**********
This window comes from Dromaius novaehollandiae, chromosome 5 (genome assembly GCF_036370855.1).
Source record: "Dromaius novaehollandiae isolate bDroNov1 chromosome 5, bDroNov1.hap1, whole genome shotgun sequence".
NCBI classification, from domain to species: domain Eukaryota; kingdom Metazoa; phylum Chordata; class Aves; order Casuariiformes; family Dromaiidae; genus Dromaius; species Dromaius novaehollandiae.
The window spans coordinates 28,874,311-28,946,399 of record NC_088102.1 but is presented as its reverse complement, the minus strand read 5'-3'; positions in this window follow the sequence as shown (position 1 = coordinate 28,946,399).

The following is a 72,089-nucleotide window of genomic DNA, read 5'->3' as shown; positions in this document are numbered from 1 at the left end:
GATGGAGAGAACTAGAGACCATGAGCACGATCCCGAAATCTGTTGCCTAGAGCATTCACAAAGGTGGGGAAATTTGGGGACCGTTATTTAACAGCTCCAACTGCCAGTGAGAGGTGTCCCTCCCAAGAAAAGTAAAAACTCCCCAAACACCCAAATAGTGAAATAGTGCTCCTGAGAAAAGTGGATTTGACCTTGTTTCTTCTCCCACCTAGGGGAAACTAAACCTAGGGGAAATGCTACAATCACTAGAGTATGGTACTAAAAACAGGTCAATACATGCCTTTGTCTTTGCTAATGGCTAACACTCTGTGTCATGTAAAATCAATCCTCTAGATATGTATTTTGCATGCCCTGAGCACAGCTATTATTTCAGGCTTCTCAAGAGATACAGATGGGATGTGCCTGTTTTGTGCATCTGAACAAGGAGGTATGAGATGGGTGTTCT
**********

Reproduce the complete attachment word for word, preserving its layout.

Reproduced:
This window comes from Dromaius novaehollandiae, chromosome 5 (genome assembly GCF_036370855.1).
Source record: "Dromaius novaehollandiae isolate bDroNov1 chromosome 5, bDroNov1.hap1, whole genome shotgun sequence".
NCBI classification, from domain to species: domain Eukaryota; kingdom Metazoa; phylum Chordata; class Aves; order Casuariiformes; family Dromaiidae; genus Dromaius; species Dromaius novaehollandiae.
The window spans coordinates 28,874,311-28,946,399 of record NC_088102.1 but is presented as its reverse complement, the minus strand read 5'-3'; positions in this window follow the sequence as shown (position 1 = coordinate 28,946,399).

The following is a 72,089-nucleotide window of genomic DNA, read 5'->3' as shown; positions in this document are numbered from 1 at the left end:
GATGGAGAGAACTAGAGACCATGAGCACGATCCCGAAATCTGTTGCCTAGAGCATTCACAAAGGTGGGGAAATTTGGGGACCGTTATTTAACAGCTCCAACTGCCAGTGAGAGGTGTCCCTCCCAAGAAAAGTAAAAACTCCCCAAACACCCAAATAGTGAAATAGTGCTCCTGAGAAAAGTGGATTTGACCTTGTTTCTTCTCCCACCTAGGGGAAACTAAACCTAGGGGAAATGCTACAATCACTAGAGTATGGTACTAAAAACAGGTCAATACATGCCTTTGTCTTTGCTAATGGCTAACACTCTGTGTCATGTAAAATCAATCCTCTAGATATGTATTTTGCATGCCCTGAGCACAGCTATTATTTCAGGCTTCTCAAGAGATACAGATGGGATGTGCCTGTTTTGTGCATCTGAACAAGGAGGTATGAGATGGGTGTTCT